Supply Chain Related to Driver ICs Shows Signs of Decoupling in Response to Potential Risks from Tightening US Semiconductor Trade Restrictions, Says TrendForce
Recent observations by market intelligence firm TrendForce suggests that the ongoing expansion of the US semiconductor trade restrictions against China could eventually spread to the display panel industry. Agencies within the US government are taking notice of China’s certain advantages in the development of display technologies and build-up of panel production capacity. However, the US will unlikely attempt to directly impose control over panel supply with new trade restrictions in the short term. On the other hand, the upstream portion of the supply chain, especially the sections concerning driver ICs and other related semiconductor chips, are starting to react to the tightening of the US sanctions against Chinese semiconductor companies. Furthermore, some electronics OEMs have recently been re-examining their panel supply chains to evaluate the sourcing of semiconductor components. While OEMs have yet to explicitly ban the use of panel-related chips from Chinese suppliers, they are actively developing backup plans that would seek alternative supply sources in case the US further broadens the scope its technology export rules on Chinese companies.
The continuation and strengthening of the restrictions on semiconductor trade is starting to have an effect on the supply chain related to driver ICs. TrendForce’s latest investigation finds signs of decoupling or bifurcation. Specifically, there is a divergence towards both extremes: a supply chain that totally excludes Chinese content versus a counterpart that is “de-Americanized”. Again, looking at OEMs, they have not rejected panels from certain suppliers for now, but they might start to prefer or exclude particular IC design houses that offer driver chips. As for foundries and OSAT providers, decoupling has begun in accordance with the decisions of some downstream customers. In the future, there is a distinct possibility that Chinese IC design houses, foundries and OSAT providers could be barred from participating in the supply chains for the product models targeting the US market.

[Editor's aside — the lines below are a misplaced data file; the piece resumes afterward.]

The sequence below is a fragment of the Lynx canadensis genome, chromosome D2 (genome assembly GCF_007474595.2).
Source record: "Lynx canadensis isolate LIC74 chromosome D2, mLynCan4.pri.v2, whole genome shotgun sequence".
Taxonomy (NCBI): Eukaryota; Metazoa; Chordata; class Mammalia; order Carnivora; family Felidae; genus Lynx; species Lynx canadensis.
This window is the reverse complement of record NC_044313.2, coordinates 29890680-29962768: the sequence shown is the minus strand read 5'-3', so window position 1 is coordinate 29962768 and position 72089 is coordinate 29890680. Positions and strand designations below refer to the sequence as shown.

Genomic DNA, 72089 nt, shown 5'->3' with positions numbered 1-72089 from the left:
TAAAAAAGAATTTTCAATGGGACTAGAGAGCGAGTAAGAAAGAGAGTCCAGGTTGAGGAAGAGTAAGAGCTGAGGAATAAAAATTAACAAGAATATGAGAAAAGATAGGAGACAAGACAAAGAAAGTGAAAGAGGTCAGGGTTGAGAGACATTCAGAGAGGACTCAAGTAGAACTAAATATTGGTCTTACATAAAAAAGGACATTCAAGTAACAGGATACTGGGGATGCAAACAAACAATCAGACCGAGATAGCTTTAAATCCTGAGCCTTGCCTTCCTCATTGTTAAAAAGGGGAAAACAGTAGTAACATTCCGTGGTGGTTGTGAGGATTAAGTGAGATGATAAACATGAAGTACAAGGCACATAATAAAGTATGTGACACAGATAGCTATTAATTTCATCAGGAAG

Conversely, the ban on Chinese suppliers will not apply to product models targeting the Chinese market. Instead, OEMs might actually increase Chinese suppliers’ participation in order to raise the chance of a successfully entry into this region. Component suppliers such as IC design houses, too, could adopt a similar strategy so as to insert themselves into the Chinese market. To comply with and support the localization policy of the Chinese government, component suppliers could increase the portion of partners or clients from China and establish a separate local supply chain.
Presently, Chinese foundries have steadily raised their collective market share for large-sized driver ICs to around 25%. They still have much ground to catch up when compared with the 40% held by Taiwan-based foundries, but this share figure is still significant. If the US government imposes new restrictions seeking to prevent Chinese foundries from using mature semiconductor process technologies to manufacture chips such as driver ICs, then the supply chains for panels and related ICs will likely face another huge wave of capacity crunch and supply shortage.
Nevertheless, since there are no direct orders from the US government targeting panel supply and related components at this moment, TrendForce believes the decoupling process in the supply chain for driver ICs is going to be a slow and drawn-out process. In the long run, decoupling as an overarching trend will make the supply chain more fragmented and inefficient. This development, in turn, will increase the overall cost for all parties involved. Furthermore, due to the need to mitigate the potential risks resulting from the decoupling process, the supply chain could even see an elevation of minimum inventory level and a prolonging of order lead time.
TrendForce holds the view that both risks and opportunities exist in the decoupling and rearrangement of the supply chain. Some IC design houses could gradually redirect wafer input to fabs outside China for some of their offerings in order to eliminate the possible risks associated with the US sanctions or satisfy some customers’ demand for non-Chinese components. Thus, IC design houses and foundries that operate in Taiwan could gain new orders as the supply chain undergoes an internal shakeup. On the other hand, their counterparts in Mainland China could have more opportunities to rise as major players thanks to their government’s strategy for localizing supply chains.